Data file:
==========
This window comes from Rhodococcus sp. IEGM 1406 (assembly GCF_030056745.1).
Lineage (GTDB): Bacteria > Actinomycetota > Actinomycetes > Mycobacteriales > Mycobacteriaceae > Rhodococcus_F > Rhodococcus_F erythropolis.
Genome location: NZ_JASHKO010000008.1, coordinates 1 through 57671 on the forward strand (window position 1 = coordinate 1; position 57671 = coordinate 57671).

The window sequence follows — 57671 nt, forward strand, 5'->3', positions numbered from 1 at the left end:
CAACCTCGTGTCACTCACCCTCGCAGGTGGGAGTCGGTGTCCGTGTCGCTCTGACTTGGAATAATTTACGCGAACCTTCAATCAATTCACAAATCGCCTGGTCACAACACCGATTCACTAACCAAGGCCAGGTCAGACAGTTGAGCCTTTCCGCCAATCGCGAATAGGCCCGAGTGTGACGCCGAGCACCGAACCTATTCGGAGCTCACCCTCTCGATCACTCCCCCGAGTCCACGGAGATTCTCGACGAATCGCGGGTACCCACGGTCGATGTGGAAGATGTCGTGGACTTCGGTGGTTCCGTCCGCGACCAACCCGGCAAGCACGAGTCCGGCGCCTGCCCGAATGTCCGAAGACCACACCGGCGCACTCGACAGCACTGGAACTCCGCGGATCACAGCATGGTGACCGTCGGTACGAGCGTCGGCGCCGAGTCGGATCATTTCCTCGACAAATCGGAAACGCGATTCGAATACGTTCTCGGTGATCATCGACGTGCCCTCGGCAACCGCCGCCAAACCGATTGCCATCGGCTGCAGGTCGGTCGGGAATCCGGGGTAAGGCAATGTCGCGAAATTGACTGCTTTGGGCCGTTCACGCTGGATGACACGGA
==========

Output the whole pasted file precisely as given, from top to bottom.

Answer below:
This window comes from Rhodococcus sp. IEGM 1406 (assembly GCF_030056745.1).
Lineage (GTDB): Bacteria > Actinomycetota > Actinomycetes > Mycobacteriales > Mycobacteriaceae > Rhodococcus_F > Rhodococcus_F erythropolis.
Genome location: NZ_JASHKO010000008.1, coordinates 1 through 57671 on the forward strand (window position 1 = coordinate 1; position 57671 = coordinate 57671).

The window sequence follows — 57671 nt, forward strand, 5'->3', positions numbered from 1 at the left end:
CAACCTCGTGTCACTCACCCTCGCAGGTGGGAGTCGGTGTCCGTGTCGCTCTGACTTGGAATAATTTACGCGAACCTTCAATCAATTCACAAATCGCCTGGTCACAACACCGATTCACTAACCAAGGCCAGGTCAGACAGTTGAGCCTTTCCGCCAATCGCGAATAGGCCCGAGTGTGACGCCGAGCACCGAACCTATTCGGAGCTCACCCTCTCGATCACTCCCCCGAGTCCACGGAGATTCTCGACGAATCGCGGGTACCCACGGTCGATGTGGAAGATGTCGTGGACTTCGGTGGTTCCGTCCGCGACCAACCCGGCAAGCACGAGTCCGGCGCCTGCCCGAATGTCCGAAGACCACACCGGCGCACTCGACAGCACTGGAACTCCGCGGATCACAGCATGGTGACCGTCGGTACGAGCGTCGGCGCCGAGTCGGATCATTTCCTCGACAAATCGGAAACGCGATTCGAATACGTTCTCGGTGATCATCGACGTGCCCTCGGCAACCGCCGCCAAACCGATTGCCATCGGCTGCAGGTCGGTCGGGAATCCGGGGTAAGGCAATGTCGCGAAATTGACTGCTTTGGGCCGTTCACGCTGGATGACACGGA